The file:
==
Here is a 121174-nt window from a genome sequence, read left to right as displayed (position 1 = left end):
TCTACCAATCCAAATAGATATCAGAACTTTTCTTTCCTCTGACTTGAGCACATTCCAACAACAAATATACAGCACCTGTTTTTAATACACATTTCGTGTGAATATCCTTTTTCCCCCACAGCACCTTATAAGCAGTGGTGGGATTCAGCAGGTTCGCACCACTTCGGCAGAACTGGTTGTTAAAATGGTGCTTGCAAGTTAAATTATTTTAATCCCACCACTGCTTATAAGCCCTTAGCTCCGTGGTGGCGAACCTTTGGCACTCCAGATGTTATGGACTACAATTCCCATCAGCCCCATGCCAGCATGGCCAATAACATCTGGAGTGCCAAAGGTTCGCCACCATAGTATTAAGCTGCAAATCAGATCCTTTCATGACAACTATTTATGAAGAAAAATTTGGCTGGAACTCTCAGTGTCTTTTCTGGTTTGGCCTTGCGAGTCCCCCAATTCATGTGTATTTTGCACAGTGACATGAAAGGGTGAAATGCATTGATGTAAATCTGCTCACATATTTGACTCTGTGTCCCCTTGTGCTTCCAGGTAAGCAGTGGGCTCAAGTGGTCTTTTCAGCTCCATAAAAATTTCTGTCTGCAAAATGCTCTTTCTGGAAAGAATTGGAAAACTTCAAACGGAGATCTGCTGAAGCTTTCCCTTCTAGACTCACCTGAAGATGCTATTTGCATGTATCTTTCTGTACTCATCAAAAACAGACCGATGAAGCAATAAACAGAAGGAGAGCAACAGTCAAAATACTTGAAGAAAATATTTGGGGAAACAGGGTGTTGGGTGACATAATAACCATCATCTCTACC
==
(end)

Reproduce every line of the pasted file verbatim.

Here is a 121174-nt window from a genome sequence, read left to right as displayed (position 1 = left end):
TCTACCAATCCAAATAGATATCAGAACTTTTCTTTCCTCTGACTTGAGCACATTCCAACAACAAATATACAGCACCTGTTTTTAATACACATTTCGTGTGAATATCCTTTTTCCCCCACAGCACCTTATAAGCAGTGGTGGGATTCAGCAGGTTCGCACCACTTCGGCAGAACTGGTTGTTAAAATGGTGCTTGCAAGTTAAATTATTTTAATCCCACCACTGCTTATAAGCCCTTAGCTCCGTGGTGGCGAACCTTTGGCACTCCAGATGTTATGGACTACAATTCCCATCAGCCCCATGCCAGCATGGCCAATAACATCTGGAGTGCCAAAGGTTCGCCACCATAGTATTAAGCTGCAAATCAGATCCTTTCATGACAACTATTTATGAAGAAAAATTTGGCTGGAACTCTCAGTGTCTTTTCTGGTTTGGCCTTGCGAGTCCCCCAATTCATGTGTATTTTGCACAGTGACATGAAAGGGTGAAATGCATTGATGTAAATCTGCTCACATATTTGACTCTGTGTCCCCTTGTGCTTCCAGGTAAGCAGTGGGCTCAAGTGGTCTTTTCAGCTCCATAAAAATTTCTGTCTGCAAAATGCTCTTTCTGGAAAGAATTGGAAAACTTCAAACGGAGATCTGCTGAAGCTTTCCCTTCTAGACTCACCTGAAGATGCTATTTGCATGTATCTTTCTGTACTCATCAAAAACAGACCGATGAAGCAATAAACAGAAGGAGAGCAACAGTCAAAATACTTGAAGAAAATATTTGGGGAAACAGGGTGTTGGGTGACATAATAACCATCATCTCTACC